Asterix and the Golden Sickle: Latin Jokes Explained

Book 2 - Asterix and the Golden Sickle

The story - Asterix has just discovered that the mastermind behind the plot to corner the golden sickle market was none other than the bored prefect of Lutetia, Surplus Dairiprodus.  He readily admits his crime, to the astonishment of his centurion.

Professor Ibrox explains: 

"This is a very clever one.  The centurion says 'Quis, quid, ubi, quibus auxiliis, cur, quomodo, quando?' - meaning, 'Who, what, where, with what, why, how, when?' The whole set of question words. Then the prefect says it was 'just a parsing fancy'. That's funny because (as any IT geek will know) the verb to parse means to give a grammatical description of a group of words.

"Frinstance, you could parse Jesus wept by saying Jesus is of the noun group and wept is of the verb group. In the Asterix strip, the group in - aha- question is the group of question words.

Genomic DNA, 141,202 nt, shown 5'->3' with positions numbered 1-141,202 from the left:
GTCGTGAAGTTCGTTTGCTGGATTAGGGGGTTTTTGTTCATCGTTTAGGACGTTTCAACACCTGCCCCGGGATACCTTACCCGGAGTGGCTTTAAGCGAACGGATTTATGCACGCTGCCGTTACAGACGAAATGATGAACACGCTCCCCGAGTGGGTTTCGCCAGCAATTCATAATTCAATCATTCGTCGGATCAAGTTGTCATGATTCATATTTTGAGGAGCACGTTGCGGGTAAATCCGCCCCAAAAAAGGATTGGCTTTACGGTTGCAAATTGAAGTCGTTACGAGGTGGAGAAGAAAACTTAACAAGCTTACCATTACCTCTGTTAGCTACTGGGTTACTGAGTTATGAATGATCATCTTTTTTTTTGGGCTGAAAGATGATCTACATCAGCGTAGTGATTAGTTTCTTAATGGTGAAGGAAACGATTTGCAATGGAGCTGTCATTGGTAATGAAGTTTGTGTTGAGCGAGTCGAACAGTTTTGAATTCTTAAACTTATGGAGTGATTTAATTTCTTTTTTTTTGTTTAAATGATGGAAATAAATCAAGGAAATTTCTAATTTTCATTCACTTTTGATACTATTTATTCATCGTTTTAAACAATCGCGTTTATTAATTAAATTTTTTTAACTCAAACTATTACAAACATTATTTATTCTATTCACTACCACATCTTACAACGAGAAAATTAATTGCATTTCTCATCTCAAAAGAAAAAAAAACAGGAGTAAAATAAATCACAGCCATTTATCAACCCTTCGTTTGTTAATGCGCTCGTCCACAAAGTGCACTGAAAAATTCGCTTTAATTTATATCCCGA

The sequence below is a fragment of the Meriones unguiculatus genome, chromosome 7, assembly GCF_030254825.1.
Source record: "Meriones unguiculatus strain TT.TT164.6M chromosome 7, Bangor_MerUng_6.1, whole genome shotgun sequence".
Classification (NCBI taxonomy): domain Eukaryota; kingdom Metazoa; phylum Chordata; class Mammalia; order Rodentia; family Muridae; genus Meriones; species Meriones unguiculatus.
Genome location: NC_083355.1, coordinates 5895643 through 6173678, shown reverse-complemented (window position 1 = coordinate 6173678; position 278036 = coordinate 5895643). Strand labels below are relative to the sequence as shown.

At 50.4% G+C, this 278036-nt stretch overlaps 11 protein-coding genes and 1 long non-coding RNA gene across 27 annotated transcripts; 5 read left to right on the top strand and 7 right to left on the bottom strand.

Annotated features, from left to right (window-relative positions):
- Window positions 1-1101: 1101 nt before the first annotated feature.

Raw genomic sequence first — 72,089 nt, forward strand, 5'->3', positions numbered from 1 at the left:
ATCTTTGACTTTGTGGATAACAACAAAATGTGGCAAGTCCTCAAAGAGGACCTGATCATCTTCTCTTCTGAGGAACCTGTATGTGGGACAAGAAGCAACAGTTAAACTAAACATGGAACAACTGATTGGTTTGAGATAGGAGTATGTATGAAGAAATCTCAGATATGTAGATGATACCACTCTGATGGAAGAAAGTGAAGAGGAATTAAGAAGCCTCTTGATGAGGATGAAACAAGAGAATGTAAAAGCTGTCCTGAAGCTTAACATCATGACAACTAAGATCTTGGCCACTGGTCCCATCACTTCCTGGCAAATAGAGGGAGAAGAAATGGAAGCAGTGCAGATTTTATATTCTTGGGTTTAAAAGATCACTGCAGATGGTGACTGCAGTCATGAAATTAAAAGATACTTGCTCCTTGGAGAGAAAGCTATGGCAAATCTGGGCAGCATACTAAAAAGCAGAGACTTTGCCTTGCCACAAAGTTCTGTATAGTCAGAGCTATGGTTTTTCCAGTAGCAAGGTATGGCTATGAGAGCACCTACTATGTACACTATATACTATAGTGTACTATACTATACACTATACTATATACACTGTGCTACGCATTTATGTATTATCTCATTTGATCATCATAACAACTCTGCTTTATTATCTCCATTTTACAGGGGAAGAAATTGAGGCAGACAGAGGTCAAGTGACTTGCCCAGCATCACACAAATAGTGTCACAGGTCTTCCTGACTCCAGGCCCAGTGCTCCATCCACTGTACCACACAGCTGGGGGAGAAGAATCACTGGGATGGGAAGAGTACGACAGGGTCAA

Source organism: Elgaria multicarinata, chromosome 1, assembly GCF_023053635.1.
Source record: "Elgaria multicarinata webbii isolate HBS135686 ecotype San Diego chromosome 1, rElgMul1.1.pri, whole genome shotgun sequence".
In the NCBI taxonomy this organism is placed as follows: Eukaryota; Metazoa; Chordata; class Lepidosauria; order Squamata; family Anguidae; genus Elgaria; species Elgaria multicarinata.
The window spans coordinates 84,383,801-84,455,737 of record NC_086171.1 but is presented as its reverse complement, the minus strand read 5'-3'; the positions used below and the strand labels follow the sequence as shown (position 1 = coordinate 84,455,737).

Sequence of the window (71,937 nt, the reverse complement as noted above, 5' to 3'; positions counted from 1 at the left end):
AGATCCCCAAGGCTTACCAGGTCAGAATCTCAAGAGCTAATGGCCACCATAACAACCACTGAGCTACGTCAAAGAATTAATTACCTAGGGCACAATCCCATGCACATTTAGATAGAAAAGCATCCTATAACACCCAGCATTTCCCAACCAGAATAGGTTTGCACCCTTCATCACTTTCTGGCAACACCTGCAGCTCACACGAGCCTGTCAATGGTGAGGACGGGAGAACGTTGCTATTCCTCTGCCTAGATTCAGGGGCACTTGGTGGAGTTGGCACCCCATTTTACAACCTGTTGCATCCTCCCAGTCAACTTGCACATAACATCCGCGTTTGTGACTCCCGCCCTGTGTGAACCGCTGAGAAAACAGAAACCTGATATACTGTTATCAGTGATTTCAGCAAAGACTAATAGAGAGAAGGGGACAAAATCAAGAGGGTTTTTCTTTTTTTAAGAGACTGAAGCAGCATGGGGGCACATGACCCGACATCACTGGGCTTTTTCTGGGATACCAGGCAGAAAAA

"It reminds me of a dinner we had at a Latin Convention. A chap said, 'Could you parse the salt, pepper, mustard, ketchup, and mayonnaise?' He got a terrific laugh, but it turns out he wasn't clever, he was just posh and greedy."

"A minute later the prefect adds, 'Acta est fabula,' which just means 'the play is finished.' And he is finished - it's not long before he's in the dungeon in chains."